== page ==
About the award


European Inventor Award 2012

14 June 2012, Copenhagen, Denmark 

Celebrating the spirit of invention

The driving force behind the innovation process is people - people with a passion for discovery. Without their inquisitive minds, their quest for new ideas and their creativity, there would be no inventive spirit and no progress. As one of the most prestigious competitions of its kind, the European Inventor Award pays tribute to the creativity of inventors the world over, who use their technical, scientific and intellectual skills to make a real contribution to technological progress and economic growth and so improve people's daily lives.

Launched by the EPO in 2006, the award gives inventors the recognition they deserve. And, like every competition, it acts as an incentive for other potential winners. It helps to protect ideas and encourage innovation.

In 2012 the award ceremony will take place on 14 June 2012 in Copenhagen, Denmark, in co-operation with the Danish EU Council Presidency, the Danish Patent and Trademark Office as well as the European Commission.

John Starrett, winner of the European Inventor of the Year 2006 in the category New EU Member States


Winners are presented with a trophy shaped like a sail, created by German industrial designer Miriam Irle. One of the world's oldest yet most groundbreaking inventions, the sail is still a symbol of pioneering spirit - a simple technological idea that harnessed natural forces to move man across the oceans for thousands of years.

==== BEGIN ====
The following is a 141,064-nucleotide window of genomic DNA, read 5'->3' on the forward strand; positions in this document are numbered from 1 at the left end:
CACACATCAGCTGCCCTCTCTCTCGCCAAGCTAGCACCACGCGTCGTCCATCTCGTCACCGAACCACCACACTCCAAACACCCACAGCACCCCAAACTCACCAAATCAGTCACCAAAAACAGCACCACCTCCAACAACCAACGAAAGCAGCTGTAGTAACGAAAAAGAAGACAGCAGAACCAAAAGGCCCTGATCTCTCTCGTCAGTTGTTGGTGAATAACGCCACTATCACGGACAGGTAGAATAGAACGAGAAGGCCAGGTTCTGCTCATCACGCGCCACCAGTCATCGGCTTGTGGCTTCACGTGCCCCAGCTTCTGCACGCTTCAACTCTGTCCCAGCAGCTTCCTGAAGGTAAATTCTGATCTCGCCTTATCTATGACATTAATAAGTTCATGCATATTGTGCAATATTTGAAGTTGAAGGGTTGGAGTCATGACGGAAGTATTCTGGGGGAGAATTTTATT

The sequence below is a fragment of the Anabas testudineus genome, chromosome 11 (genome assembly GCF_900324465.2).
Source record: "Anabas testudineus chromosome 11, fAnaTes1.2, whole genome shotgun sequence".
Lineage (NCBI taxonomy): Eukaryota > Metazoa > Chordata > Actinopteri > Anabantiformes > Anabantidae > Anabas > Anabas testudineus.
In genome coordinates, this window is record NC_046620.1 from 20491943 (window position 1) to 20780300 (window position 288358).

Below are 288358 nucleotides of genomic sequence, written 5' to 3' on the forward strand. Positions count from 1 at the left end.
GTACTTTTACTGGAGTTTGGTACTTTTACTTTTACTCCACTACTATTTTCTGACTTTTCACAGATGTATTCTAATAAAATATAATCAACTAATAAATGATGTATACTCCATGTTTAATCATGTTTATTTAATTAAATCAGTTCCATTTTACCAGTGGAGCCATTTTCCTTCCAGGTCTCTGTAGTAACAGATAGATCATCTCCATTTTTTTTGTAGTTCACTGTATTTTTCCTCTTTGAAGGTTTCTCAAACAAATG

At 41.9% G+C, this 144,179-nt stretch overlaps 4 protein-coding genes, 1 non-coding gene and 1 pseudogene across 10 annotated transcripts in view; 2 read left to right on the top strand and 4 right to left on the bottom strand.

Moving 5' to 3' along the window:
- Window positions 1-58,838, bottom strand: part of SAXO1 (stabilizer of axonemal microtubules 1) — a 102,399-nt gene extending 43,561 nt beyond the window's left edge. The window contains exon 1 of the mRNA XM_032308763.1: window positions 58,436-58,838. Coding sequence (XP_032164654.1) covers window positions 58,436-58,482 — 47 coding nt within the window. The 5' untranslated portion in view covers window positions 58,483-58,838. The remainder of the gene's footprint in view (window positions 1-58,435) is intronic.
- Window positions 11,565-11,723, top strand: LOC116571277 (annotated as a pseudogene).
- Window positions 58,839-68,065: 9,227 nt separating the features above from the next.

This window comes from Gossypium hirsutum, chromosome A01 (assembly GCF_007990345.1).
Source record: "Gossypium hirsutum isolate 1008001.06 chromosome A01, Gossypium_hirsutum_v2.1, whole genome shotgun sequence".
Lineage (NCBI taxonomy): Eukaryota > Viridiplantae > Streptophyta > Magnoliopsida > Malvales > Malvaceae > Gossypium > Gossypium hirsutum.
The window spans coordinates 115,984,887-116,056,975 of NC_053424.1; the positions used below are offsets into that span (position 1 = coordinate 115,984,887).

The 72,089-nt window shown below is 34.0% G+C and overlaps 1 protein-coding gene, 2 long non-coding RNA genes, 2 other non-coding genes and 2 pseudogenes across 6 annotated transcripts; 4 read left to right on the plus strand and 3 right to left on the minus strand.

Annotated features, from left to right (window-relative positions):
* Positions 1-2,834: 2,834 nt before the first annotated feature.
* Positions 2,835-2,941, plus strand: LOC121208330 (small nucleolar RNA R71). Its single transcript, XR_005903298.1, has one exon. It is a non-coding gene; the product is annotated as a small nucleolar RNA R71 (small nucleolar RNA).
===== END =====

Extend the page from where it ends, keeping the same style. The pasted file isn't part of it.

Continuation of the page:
Each year, a different innovative substance is chosen to make the trophy. Materials used in the past have been aluminium, porcelain, synthetic resin, glass and a type of fibreglass concrete known as fibreC. The 2011 trophy was made of Arboform, a bio-plastic material developed by Jürgen Pfitzer and Helmut Nägele, the winners of the 2010 SMEs award.


Awards are presented in five categories:

  • Industry
  • SMEs
  • Research
  • Non-European countries
  • Lifetime achievement

Selection process

For the first three years, only examiners at the European and other patent offices were invited to propose outstanding inventors for the award. But in 2009, the process was opened up to the general public, so now anyone submit an entry.

The jury

After an EPO panel has narrowed the entries down to a shortlist for each category, carefully checking that the related patents are still valid and all the other competition criteria are met, a high‑profile international jury nominates three inventions from each shortlist.

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